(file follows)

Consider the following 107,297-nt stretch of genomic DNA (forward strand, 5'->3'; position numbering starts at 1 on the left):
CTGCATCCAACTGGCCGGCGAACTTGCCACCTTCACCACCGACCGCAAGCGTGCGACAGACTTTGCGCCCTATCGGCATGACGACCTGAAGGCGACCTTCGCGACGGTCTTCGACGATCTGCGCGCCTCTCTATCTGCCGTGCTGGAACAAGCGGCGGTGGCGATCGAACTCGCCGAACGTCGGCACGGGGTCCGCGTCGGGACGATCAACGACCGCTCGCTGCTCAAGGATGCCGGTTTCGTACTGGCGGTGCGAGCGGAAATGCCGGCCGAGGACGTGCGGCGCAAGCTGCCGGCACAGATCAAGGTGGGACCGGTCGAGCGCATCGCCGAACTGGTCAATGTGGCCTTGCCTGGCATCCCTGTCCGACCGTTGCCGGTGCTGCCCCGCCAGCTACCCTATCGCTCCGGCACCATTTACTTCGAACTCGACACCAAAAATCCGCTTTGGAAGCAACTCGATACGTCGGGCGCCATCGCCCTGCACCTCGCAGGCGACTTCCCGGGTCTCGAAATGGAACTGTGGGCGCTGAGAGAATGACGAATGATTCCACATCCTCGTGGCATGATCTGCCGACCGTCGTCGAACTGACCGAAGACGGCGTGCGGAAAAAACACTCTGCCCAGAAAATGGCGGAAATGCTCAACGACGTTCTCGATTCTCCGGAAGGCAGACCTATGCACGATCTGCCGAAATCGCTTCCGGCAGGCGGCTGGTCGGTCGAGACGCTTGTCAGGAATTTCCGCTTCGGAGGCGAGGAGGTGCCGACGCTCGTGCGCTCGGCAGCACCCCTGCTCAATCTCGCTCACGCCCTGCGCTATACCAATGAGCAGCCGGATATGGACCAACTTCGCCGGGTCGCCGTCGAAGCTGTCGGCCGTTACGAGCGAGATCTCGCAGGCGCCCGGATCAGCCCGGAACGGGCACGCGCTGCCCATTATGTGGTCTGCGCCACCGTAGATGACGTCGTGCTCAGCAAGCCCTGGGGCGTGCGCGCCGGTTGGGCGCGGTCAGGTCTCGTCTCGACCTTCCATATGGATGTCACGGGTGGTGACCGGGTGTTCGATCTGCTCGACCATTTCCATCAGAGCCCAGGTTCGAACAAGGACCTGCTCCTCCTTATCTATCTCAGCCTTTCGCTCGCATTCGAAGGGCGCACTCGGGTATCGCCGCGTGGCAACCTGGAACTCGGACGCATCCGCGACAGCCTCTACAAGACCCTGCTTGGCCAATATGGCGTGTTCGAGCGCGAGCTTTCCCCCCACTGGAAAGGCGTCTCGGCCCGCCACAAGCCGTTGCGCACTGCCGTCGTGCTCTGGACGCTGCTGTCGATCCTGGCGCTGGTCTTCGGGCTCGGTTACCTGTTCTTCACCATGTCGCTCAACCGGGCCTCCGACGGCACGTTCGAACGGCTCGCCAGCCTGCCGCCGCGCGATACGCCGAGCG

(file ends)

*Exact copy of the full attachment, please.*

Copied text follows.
Consider the following 107,297-nt stretch of genomic DNA (forward strand, 5'->3'; position numbering starts at 1 on the left):
CTGCATCCAACTGGCCGGCGAACTTGCCACCTTCACCACCGACCGCAAGCGTGCGACAGACTTTGCGCCCTATCGGCATGACGACCTGAAGGCGACCTTCGCGACGGTCTTCGACGATCTGCGCGCCTCTCTATCTGCCGTGCTGGAACAAGCGGCGGTGGCGATCGAACTCGCCGAACGTCGGCACGGGGTCCGCGTCGGGACGATCAACGACCGCTCGCTGCTCAAGGATGCCGGTTTCGTACTGGCGGTGCGAGCGGAAATGCCGGCCGAGGACGTGCGGCGCAAGCTGCCGGCACAGATCAAGGTGGGACCGGTCGAGCGCATCGCCGAACTGGTCAATGTGGCCTTGCCTGGCATCCCTGTCCGACCGTTGCCGGTGCTGCCCCGCCAGCTACCCTATCGCTCCGGCACCATTTACTTCGAACTCGACACCAAAAATCCGCTTTGGAAGCAACTCGATACGTCGGGCGCCATCGCCCTGCACCTCGCAGGCGACTTCCCGGGTCTCGAAATGGAACTGTGGGCGCTGAGAGAATGACGAATGATTCCACATCCTCGTGGCATGATCTGCCGACCGTCGTCGAACTGACCGAAGACGGCGTGCGGAAAAAACACTCTGCCCAGAAAATGGCGGAAATGCTCAACGACGTTCTCGATTCTCCGGAAGGCAGACCTATGCACGATCTGCCGAAATCGCTTCCGGCAGGCGGCTGGTCGGTCGAGACGCTTGTCAGGAATTTCCGCTTCGGAGGCGAGGAGGTGCCGACGCTCGTGCGCTCGGCAGCACCCCTGCTCAATCTCGCTCACGCCCTGCGCTATACCAATGAGCAGCCGGATATGGACCAACTTCGCCGGGTCGCCGTCGAAGCTGTCGGCCGTTACGAGCGAGATCTCGCAGGCGCCCGGATCAGCCCGGAACGGGCACGCGCTGCCCATTATGTGGTCTGCGCCACCGTAGATGACGTCGTGCTCAGCAAGCCCTGGGGCGTGCGCGCCGGTTGGGCGCGGTCAGGTCTCGTCTCGACCTTCCATATGGATGTCACGGGTGGTGACCGGGTGTTCGATCTGCTCGACCATTTCCATCAGAGCCCAGGTTCGAACAAGGACCTGCTCCTCCTTATCTATCTCAGCCTTTCGCTCGCATTCGAAGGGCGCACTCGGGTATCGCCGCGTGGCAACCTGGAACTCGGACGCATCCGCGACAGCCTCTACAAGACCCTGCTTGGCCAATATGGCGTGTTCGAGCGCGAGCTTTCCCCCCACTGGAAAGGCGTCTCGGCCCGCCACAAGCCGTTGCGCACTGCCGTCGTGCTCTGGACGCTGCTGTCGATCCTGGCGCTGGTCTTCGGGCTCGGTTACCTGTTCTTCACCATGTCGCTCAACCGGGCCTCCGACGGCACGTTCGAACGGCTCGCCAGCCTGCCGCCGCGCGATACGCCGAGCG